Forgotten Australian TV plays: Marriage Lines

November 29, 2020
In his series on forgotten Australian TV plays, Stephen Vagg turns his attention to the ABC’s Marriage Lines (1962).

Marriage Lines was based on a TV script by Clemence Dane (1888-1965), an author not often talked about today, but her name will be familiar to fans of the Golden Years of Hollywood because of the classic films based on her work. They included such notable credits as A Bill of Divorcement (1932), which made Katharine Hepburn a star, based on a Dane play; Murder! (1930), an early sound film from Alfred Hitchcock, from a Dane novel; Anna Karenina (1935) starring Greta Garbo, adapted from a Dane script; and Perfect Strangers (1945), with Robert Donat and Deborah Kerr (a movie I can’t believe hasn’t been remade, it’s central concept is so strong), from a Dane story.

She was a major, major writer. Marriage Lines was written towards the end of her life; it was an original for television, first produced by the BBC in 1961. The ABC snapped it up for production in 1962.

I’ve been unable to discover what prompted the decision. Maybe the ABC were attracted by Dane’s reputation. Maybe they liked the fact that it was essentially a three hander and that one of the characters mentions going to visit Australia. The BBC stamp of approval would have helped.

But this should never have been put on. Marriage Lines is a dreadful play and agonising to watch.

I’ve seen around ten Australian TV plays and read the scripts for over twenty, and enjoyed every single one. They are a mixed bag, to be sure, but all have been fun to watch/read.

Except for Marriage Lines.

The story doesn’t sound fatal in pitch form: in London, a thrice-married woman, Lysette Eggerton (played by Mary Ward) sets her eye on publisher Felix Pilgrim (Walter Sullivan), despite him being the long-time husband of her cousin Virgilia (Patricia Kennedy). Felix is tempted and an affair commences, but he is still drawn to Virgilia.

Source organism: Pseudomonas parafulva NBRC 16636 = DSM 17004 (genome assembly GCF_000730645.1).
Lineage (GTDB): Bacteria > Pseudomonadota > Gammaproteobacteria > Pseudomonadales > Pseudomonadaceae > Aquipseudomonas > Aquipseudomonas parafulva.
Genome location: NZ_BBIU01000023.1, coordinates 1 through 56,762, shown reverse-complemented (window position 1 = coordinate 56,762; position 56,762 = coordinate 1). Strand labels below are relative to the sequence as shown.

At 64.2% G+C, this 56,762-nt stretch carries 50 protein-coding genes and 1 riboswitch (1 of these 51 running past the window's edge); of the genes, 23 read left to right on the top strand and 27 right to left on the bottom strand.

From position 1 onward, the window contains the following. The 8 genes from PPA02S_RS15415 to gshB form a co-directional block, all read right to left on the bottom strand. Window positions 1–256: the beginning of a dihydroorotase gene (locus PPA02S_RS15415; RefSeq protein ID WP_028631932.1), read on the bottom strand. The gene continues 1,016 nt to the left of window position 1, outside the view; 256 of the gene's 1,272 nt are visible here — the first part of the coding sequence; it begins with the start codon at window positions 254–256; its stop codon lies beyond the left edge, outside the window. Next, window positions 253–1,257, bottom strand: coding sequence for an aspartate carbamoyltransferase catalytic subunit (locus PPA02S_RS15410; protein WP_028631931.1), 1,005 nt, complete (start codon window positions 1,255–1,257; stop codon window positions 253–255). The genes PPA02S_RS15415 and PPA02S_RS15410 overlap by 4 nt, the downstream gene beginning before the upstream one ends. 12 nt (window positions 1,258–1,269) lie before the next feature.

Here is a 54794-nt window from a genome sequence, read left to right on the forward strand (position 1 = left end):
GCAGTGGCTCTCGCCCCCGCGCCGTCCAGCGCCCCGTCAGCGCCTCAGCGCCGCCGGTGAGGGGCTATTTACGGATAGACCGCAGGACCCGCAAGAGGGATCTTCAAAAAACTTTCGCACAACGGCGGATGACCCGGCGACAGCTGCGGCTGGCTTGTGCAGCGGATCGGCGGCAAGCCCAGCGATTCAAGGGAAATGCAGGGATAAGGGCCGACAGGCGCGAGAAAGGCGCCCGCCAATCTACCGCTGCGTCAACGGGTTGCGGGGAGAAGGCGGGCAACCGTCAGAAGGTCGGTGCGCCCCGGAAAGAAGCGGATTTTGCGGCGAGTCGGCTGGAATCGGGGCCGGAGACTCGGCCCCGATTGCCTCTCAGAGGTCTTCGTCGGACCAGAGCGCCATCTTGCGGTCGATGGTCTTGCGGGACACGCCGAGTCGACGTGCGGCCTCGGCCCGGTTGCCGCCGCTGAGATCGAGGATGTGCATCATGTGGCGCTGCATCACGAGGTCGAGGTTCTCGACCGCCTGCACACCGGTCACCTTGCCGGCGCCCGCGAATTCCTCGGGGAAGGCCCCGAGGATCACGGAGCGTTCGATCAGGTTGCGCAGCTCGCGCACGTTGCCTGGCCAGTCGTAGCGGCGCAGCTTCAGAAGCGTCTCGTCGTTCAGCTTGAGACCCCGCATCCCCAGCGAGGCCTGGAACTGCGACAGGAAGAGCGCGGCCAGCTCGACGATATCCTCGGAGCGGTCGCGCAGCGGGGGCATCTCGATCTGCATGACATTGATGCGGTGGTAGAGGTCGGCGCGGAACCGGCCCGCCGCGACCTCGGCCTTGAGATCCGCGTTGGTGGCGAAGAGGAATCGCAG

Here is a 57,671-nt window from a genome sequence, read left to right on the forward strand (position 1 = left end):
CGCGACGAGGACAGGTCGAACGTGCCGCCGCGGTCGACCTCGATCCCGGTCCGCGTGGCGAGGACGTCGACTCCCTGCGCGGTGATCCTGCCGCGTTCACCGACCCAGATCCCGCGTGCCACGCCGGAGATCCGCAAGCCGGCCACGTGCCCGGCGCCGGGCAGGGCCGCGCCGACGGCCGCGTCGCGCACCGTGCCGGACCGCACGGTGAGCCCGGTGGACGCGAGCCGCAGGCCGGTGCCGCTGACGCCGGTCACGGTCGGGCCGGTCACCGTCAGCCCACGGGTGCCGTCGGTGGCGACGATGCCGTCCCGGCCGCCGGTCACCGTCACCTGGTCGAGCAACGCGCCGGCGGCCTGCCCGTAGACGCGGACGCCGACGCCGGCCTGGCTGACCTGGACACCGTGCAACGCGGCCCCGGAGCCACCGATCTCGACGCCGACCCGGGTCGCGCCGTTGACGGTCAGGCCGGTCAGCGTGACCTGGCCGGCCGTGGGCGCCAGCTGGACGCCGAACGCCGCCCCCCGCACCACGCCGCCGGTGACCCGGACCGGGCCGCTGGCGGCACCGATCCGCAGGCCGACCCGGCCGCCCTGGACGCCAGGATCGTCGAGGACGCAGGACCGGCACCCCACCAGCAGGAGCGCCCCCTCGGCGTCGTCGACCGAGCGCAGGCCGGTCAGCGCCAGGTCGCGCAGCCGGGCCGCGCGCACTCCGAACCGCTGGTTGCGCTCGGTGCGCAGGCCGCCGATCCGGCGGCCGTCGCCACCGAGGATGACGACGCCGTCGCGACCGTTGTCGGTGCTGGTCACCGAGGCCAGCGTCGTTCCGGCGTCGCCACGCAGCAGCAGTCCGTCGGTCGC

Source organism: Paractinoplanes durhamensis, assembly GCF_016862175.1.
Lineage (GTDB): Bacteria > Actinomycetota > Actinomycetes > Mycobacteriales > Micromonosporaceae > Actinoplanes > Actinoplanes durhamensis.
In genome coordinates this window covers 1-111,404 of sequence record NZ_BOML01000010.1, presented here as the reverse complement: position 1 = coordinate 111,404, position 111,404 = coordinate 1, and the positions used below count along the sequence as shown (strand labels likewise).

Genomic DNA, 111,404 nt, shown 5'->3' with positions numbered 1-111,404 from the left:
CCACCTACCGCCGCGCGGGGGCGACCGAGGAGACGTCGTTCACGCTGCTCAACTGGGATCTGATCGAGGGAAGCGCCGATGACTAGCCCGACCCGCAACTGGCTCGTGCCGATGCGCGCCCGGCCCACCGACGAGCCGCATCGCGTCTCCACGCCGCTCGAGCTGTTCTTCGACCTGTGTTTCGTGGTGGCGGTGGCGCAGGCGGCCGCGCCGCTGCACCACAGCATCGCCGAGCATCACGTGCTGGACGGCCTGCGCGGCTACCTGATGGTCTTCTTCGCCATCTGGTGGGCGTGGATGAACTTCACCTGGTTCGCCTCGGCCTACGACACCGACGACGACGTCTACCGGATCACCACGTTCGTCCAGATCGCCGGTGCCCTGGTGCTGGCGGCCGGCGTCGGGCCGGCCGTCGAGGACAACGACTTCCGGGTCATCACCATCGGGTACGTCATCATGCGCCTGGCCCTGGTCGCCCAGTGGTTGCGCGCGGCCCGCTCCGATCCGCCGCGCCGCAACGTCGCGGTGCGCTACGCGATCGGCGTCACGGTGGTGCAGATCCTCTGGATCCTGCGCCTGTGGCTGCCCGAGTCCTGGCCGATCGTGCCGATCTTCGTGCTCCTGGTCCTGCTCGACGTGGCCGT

But that brief synopsis doesn’t convey the dreariness you get from watching it: all these distinguished actors spitting out upper class dialogue in upper class voices having upper class chats about upper class problems (he’s getting a knighthood, their daughter is having a baby in Kenya, etc, etc) without any wit, insight, tension, freshness or skill. There’s loyal maids and loyal secretaries and everyone discusses how hard poor Felix works while Virgilia clutches her pearls. The jokes die, drama is non-existent, the actors seem embarrassed, the story just seems to end.

I don’t mean to be cruel – Dane had a long and distinguished career, as did the actors, as did director Christopher Muir. But they all go down with the ship here. The inclusion of a near-constant music score does not help.

One gets some joy in the little things. An appearance by Campbell Copelin, one of my favourite “characters” among Australian actors because he would steal planes and go for joyrides when drunk. There’s some pleasing camera work and production design. And the fact that it is a 1962 Australian TV play is inherently interesting, to me at any rate: it says a lot about who we were as a nation and what we considered as “culture” at the time.

Australian critics of the 1950s and 1960s would routinely moan about the lack of good local writers. Even the worst Australian script from the time had more life and point to it than Marriage Lines – and it would have had some cultural point too.

Marriage Lines is available for viewing at the National Film and Sound Archive, if you can get to an access centre. While I can’t recommend it on entertainment grounds at all, we’re lucky to be able to see it.

For more articles like this, read:

60 Australian TV Plays of the 1950s & ‘60s

Annette Andre: My Brilliant Early Australian Career

Barry Creyton Live

Forgotten Australian TV Plays – The Slaughter of St Teresa’s Day

Forgotten Australian TV Plays: A Tongue of Silver

The Flawed Landmark: Burst of Summer

Forgotten Australian TV Plays: The Grey Nurse Said Nothing

Forgotten Australian TV Plays: You Can’t Win ‘Em All

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